Good Flip Flops and Bad Flip Flops
As a debt deal approaches—or doesn’t—and as the campaign season heats up, I write to suggest the virtue of the flip flop—the political kind, not the silly things some people wear on their feet.
What I want to address today are flip flops in the political sense: when politicians change their minds or their positions, disavowing past beliefs and statements in favor of some new orientation.
Whether for debt deals or campaign politics, we are about to enter “flip flop” season in American politics. As the Republican primary unfolds, for example, the “debate”—such as it is—will be suffused and at times dominated by discussions of who has “flip flopped” on some issue, policy or value. Indeed there are times in our campaigns when it seems like the entire conversation is about how one candidate or another once did or said something different from what they said or did today … and how that difference “matters.”
The same accusations will fly if—when—John Boehner and other House Republicans accept that a few hundred million in taxes is “worth it” to them to slash more than a trillion dollars worth of social programs. Having said “never,” they will face the flip flop charge should they change their minds.
The heart of the flip flop debate is the issue of credibility. To be accused of flip flopping is to be accused of being untrustworthy. If I can’t believe what you said in the past, the argument goes, why should I believe you now? Better, the accuser says, to trust me: I have remained true to my principles for all time. I mean what I say. Believe me.
The thing is, this is absolutely insane. The notion that one should have a set of principles and never change one’s mind or attitude is at its core a demand that we should never adjust our actions or our beliefs in the light of our experiences. In other words, no matter what happens, no matter what events transpire or facts are uncovered, we have to be willfully, dogmatically ignorant. It’s remarkably stupid.
Let me offer a few examples to back my point up. Had Abraham Lincoln not flip flopped on the issue of slavery, he would never have issued the Emancipation Proclamation. He had been an advocate for returning slaves to Africa—in specific to Liberia, which was created for the purpose—for the bulk of his political career. Lyndon Johnson would not have promoted civil rights: he flip flopped from being a career, conventional Southern politician into the leader who signed the civil rights legislation of the 1960s. And, for my conservative readers, Ronald Reagan would have remained the union president, New Deal Democrat he was prior to his flip flop to the cause of contemporary American conservatism in the 1950s.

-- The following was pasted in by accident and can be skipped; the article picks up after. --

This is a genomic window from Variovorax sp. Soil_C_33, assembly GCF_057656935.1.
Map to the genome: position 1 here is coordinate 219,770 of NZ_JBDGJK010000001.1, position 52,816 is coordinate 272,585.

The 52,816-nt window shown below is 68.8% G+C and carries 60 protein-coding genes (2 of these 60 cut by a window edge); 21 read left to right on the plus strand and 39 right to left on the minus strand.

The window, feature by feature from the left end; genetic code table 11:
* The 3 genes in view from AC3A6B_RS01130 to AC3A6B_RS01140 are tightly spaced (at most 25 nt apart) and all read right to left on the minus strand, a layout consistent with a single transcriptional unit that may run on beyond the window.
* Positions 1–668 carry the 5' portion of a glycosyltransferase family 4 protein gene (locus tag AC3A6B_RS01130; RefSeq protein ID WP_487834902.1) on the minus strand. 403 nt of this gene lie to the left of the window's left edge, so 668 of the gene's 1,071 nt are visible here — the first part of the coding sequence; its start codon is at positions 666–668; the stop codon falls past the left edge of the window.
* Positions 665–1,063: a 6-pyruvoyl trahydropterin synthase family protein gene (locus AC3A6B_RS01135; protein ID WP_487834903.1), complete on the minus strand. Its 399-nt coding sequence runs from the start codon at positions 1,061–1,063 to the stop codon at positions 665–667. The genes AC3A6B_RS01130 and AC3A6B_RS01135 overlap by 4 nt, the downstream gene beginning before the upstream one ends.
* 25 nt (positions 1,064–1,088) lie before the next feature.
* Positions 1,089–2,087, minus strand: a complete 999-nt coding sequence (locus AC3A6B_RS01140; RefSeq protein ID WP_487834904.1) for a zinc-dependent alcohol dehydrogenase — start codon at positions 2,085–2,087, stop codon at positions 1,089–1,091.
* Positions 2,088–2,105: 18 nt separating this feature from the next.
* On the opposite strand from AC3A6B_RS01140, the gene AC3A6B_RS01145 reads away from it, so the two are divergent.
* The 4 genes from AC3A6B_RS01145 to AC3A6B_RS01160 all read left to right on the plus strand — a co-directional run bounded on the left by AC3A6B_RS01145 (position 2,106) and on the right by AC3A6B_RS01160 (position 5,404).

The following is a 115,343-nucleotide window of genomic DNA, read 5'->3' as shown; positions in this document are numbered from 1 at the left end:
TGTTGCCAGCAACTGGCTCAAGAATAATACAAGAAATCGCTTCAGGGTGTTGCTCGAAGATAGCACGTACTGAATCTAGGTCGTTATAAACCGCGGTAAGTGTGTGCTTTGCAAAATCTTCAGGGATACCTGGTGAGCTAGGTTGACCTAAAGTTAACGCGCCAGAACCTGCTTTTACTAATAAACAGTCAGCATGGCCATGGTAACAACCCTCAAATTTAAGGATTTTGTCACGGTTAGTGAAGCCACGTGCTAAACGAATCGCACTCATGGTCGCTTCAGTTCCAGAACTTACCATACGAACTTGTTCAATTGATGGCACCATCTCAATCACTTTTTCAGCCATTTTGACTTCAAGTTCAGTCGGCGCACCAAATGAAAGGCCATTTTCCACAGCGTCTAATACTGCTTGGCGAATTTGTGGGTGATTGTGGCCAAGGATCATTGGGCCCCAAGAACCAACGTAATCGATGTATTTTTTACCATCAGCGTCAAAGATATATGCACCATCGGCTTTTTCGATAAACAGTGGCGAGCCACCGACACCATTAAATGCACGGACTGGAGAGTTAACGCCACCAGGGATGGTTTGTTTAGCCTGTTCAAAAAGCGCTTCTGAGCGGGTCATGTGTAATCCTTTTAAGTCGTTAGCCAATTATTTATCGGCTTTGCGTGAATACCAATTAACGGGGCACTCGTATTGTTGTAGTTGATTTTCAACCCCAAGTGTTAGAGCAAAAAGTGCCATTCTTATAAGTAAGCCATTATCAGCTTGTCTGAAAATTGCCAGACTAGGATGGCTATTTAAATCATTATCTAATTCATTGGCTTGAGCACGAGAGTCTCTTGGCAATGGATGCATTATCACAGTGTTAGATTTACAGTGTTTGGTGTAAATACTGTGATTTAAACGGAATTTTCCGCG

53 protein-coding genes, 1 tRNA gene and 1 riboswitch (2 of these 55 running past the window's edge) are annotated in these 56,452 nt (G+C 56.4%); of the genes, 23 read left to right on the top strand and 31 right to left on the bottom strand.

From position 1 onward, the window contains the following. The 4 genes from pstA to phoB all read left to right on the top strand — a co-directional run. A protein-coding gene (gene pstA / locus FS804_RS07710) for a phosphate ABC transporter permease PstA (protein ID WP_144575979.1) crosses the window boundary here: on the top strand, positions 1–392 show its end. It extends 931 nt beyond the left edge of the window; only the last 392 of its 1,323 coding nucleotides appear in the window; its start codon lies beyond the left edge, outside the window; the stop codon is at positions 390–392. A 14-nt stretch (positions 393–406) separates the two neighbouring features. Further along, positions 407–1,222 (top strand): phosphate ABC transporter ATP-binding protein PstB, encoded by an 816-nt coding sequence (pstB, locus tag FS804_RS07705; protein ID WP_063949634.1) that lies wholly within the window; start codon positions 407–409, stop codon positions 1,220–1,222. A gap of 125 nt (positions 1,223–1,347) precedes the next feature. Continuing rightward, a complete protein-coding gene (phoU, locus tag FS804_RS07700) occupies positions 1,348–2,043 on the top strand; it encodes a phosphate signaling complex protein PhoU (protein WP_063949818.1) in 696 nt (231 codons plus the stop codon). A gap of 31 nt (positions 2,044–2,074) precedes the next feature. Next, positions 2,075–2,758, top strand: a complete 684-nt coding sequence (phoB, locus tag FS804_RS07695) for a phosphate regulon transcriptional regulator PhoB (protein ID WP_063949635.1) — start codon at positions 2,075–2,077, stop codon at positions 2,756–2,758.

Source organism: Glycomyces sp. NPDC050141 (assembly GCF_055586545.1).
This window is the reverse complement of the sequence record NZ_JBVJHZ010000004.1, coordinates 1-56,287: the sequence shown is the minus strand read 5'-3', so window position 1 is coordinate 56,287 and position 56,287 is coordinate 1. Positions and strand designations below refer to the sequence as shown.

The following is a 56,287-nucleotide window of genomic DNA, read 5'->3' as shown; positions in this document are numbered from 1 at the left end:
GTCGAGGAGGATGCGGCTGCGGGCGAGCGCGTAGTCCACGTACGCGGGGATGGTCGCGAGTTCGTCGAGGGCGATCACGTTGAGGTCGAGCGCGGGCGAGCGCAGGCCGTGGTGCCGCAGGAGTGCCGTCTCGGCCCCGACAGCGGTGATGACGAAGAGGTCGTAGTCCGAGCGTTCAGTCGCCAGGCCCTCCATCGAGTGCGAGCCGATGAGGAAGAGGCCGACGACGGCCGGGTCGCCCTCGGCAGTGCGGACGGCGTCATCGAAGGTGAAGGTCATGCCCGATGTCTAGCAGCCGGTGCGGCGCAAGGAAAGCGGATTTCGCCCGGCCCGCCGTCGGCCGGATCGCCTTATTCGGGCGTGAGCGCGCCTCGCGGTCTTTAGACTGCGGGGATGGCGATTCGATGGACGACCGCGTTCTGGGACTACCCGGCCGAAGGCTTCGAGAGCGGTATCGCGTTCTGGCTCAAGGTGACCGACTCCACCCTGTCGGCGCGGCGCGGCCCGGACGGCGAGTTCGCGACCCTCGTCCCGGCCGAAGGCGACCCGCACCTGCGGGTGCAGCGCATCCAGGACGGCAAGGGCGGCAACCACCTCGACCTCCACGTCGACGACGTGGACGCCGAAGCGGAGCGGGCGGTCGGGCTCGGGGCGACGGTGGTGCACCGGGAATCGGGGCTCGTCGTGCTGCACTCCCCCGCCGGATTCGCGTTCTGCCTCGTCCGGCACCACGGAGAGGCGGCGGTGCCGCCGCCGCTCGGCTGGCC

Arguably, it was flip flopping that made each of these leaders great. No flip flops, no greatness.
So why the seemingly obsessive focus on flip flopping today? I think there are at least two reasons.
First, the flip flop “debate” makes great television and blog fodder. You can show candidates (and ads) sniping at one another; you can write snarky posts about one candidate’s evident hypocrisy: it’s all a great show. Moreover, it doesn’t require any actual work to do this kind of “analysis”: the candidates bring the material to the chattering classes of reporters and bloggers, who then run down the road with it. Flip flop politics fit nicely with the gestalt of modern media culture.
Second, there is a moralistic component to the “flip flop” slur. At some level, the accuser is insisting that the change is insincere. The flop is seen not to represent a deep commitment to a new way of being, as it was for Lincoln, Johnson and Reagan, but rather is seen as an expedient tool to achieve a particular purpose—as it seems to have been with George H.W. Bush’s acceptance of supply-side economics (and pro life politics) when he joined Reagan on the 1980 presidential ticket, or with John McCain’s utterly “non-maverick” run for the presidency in 2008.
So, “good” flip flops are those that are recognized to represent authentic life changes. “Bad” flip flops are seen to be self-serving and untrustable.
As both the debt ceiling debate and the 2012 presidential primary unfold, it should be fascinating to see who the good flip floppers are and who the bad flip floppers are. Each candidate will work hard to explain their own political evolutions as sincere and dare I say “evolutionary”; they will work equally hard to frame their opponents’ flops as mere pandering. And don’t kid yourself: framing matters. Whoever succeeds in establishing the “I’m good and they’re bad” frame is a long way towards winning the nomination.
(As an aside, I have to admit that it is possible that someone running for President has never changed their mind on anything. But don’t get me started on them. Anyone who has actually never changed their mind on a political matter is so dangerously brainless as to be too scary to contemplate as President of the United States.)